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Analysis: Giuliani lead offers no guarantees

Analysis: Giuliani lead offers no guarantees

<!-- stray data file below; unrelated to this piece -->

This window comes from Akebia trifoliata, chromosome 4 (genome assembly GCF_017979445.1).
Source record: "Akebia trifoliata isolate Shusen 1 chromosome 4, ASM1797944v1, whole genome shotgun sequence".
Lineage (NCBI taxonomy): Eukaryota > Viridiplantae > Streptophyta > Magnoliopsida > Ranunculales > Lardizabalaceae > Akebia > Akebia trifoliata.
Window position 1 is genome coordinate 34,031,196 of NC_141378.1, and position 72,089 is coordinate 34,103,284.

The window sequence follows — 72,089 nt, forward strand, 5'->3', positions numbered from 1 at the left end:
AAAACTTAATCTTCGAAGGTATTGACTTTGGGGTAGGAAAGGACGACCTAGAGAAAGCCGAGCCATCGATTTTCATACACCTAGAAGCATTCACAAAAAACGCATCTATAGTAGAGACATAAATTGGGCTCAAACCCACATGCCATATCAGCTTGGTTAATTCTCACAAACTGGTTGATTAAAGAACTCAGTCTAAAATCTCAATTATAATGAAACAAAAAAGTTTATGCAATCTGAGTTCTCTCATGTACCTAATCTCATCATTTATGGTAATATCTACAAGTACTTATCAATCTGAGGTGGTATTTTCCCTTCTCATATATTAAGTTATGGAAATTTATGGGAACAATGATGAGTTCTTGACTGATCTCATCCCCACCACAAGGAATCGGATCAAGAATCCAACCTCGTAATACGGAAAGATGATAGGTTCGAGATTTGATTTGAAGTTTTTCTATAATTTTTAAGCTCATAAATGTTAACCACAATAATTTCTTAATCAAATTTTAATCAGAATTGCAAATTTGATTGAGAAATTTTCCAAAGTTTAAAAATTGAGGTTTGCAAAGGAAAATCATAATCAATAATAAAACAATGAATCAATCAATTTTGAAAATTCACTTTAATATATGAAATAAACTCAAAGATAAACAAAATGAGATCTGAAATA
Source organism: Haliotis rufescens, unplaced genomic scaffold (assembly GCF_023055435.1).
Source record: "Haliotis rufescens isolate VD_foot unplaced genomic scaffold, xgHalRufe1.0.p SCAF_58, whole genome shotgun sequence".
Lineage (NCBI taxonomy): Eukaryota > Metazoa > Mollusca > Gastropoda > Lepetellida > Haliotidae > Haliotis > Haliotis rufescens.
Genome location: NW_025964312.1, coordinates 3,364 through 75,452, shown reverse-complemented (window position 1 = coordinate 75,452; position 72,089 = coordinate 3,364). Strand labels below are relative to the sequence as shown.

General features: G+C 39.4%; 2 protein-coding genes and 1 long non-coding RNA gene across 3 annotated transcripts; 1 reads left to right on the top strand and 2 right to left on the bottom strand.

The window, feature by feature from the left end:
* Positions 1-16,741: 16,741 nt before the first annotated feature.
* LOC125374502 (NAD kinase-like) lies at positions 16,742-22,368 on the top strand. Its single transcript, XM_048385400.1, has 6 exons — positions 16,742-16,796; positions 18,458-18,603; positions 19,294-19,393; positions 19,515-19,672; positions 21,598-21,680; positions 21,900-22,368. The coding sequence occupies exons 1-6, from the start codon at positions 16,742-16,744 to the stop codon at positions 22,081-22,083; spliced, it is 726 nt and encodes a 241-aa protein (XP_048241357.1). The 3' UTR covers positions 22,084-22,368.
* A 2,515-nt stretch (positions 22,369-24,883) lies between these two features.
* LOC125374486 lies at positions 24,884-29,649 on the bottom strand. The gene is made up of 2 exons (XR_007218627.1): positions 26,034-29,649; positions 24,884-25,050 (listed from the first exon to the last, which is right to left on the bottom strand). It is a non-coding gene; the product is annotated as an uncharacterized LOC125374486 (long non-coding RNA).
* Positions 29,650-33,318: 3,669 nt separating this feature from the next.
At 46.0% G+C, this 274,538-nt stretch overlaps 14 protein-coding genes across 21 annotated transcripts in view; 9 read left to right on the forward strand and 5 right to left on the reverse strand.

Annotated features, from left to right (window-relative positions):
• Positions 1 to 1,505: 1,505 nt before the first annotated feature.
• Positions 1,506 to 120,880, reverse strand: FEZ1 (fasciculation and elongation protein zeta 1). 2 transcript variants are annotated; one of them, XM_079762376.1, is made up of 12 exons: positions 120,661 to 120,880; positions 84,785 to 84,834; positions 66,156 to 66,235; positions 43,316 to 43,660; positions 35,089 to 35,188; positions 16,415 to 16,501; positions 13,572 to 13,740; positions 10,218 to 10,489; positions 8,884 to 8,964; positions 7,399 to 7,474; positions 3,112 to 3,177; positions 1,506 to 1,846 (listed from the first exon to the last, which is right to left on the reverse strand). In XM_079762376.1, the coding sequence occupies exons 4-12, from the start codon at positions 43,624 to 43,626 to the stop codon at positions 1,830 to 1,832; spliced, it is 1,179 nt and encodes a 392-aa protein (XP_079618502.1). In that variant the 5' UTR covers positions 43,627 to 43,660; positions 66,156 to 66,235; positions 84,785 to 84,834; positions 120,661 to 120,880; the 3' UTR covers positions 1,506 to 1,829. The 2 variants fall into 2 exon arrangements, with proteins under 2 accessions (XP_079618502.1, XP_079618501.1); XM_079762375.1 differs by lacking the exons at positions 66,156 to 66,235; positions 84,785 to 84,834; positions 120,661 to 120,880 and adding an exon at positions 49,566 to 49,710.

WASHINGTON (AP) — Don’t be fooled by Rudy Giuliani’s ranking atop national polls. A lot can shake up the GOP presidential field — and his opponents are counting on it. Among the factors: • Fred Thompson is giving chase to Giuliani nationally. Thompson, Mitt Romney and John McCain are in strong contention in early voting states. Romney leads in Iowa, while New Hampshire and other early states are up for grabs. • Influential conservatives who historically have dominated GOP primaries have not coalesced around one candidate. • Roughly 18 percent of Republicans remain undecided, including more women than men, according to a new Associated Press-Ipsos poll. • Money is on Romney’s side; the multimillionaire already has given $17.5 million to his campaign. A look at the latest AP-Ipsos poll: ——— GIULIANI: He leads the field with 27 percent, down from a March high of 35 percent. The former New York mayor has bucked conventional wisdom thus far. He has been married three times and supports abortion rights and gay rights yet is showing staying power in a contest in which conservative voters typically dominate. He has a slight edge among most demographics, and has gained some ground among white evangelical Christians. His central argument — he can beat the Democratic nominee — appears to be resonating. A national celebrity following the Sept. 11 attacks, Giuliani has embraced the singular moniker “Rudy.” It is the main logo of his campaign, and most people refer to him by first name only. They seem to feel like they know him. His what-you-see-is-what-you-get persona stokes that perception. But his oddities — answering his mobile phone during speeches — and his frequent odes to his beloved New York — cheering the Yankees everywhere he goes — as well as his whiff of arrogance — “I’m probably one of the four or five best known Americans in the world” — may turn off voters. ——— THOMPSON: He ranks a close second with 23 percent in his first month as a full-fledged candidate. The actor-politician watched his stock grow as backers compared him to Ronald Reagan before he entered the race. But his low-key style has not translated into charisma. He stumbles over questions from reporters and bumbles over his stump speech. The script is laden with broad pronouncements of a need to fix the country’s ills but offers few specific solutions. He also is fighting the notion that he is lazy, given his languid pace of campaigning. What he lacks in substance and energy, the former Tennessee senator makes up in personal and physical traits. His Southern accent, plainspoken style and homespun phrases give him a guy-next-door quality. His commanding 6-foot-5-inch frame, deep baritone, and weathered brow give him a presidential air. Also on the plus side, Thompson attracted a solid 80,000 donors contributing $12.7 million since June. He hopes to win over disgruntled Republicans with his pitch: Not only can he beat the Democrats but he also has conservative positions on cultural issues. He runs about even with Giuliani among conservatives. ——— MCCAIN: He slipped to 13 percent following a disastrous summer in which the one-time presumptive front-runner bled money and staff. As fall began, the Arizona senator embraced the Iraq war anew and intensified efforts to make his case that he is the most qualified to be a wartime president. Indeed, his greatest asset is his war-hero biography and decades of experience on military matters. Audiences respect his service — and his depth of knowledge on just about any issue — even if they disagree with his sometimes against-the-grain positions. At 71, he is a tireless campaigner who relishes hand-to-hand politicking and mixing it up with voters. His wisecracking schtick often is a winner, but he sometimes runs the risk of coming across as a grumpy old man unfit for the Oval Office. Voters appear to appreciate McCain’s blunt honesty. But it frequently has caused him to clarify his remarks or apologize after his comments offended one group or another. Die-hard backers from his 2000 run give him a base of support, yet McCain is fighting to convince others that he is not a has-been. ——— ROMNEY: He is holding at 11 percent even though he has spent about $10 million to broadcast ads in key states and nationwide. He is faring better in Iowa and New Hampshire, but victories there are not certain. Backers privately acknowledge his support is a mile wide and an inch deep. The former Massachusetts governor looks and acts the part of a president. He is physically fit, impeccably dressed, handsome and intelligent with deft management skills and a grasp of the issues. But he has struggled to connect with voters and is battling a perception that he is too perfect, robotic almost, and thus inauthentic. Not helping matters is Romney’s effort to cast himself as a conservative even though he ran as a moderate in previous elections in his Democratic state. His shift to the right — and complete reversal on abortion — continues to dog him, and he has failed to become the conservative wing’s favorite candidate. His message that he is an outsider who can bring change to Washington and the GOP could attract disaffected Republicans. His personal wealth is a wild card. ——— THE REST: Mike Huckabee, the former Arkansas governor, has been considered the most likely underdog to break into the top tier given his strong communication skills. At 7 percent support in the poll, he has been hampered by abysmal fundraising. None of the other five long-shot Republicans gets above 1 percent. Still, Ron Paul, the anti-war Texas congressman who once ran for president as a Libertarian candidate, raised some eyebrows with a $5 million fundraising haul over the past three months. ——— Editor’s note — Liz Sidoti covers presidential politics for The Associated Press. Published in The Messenger on 10.08.07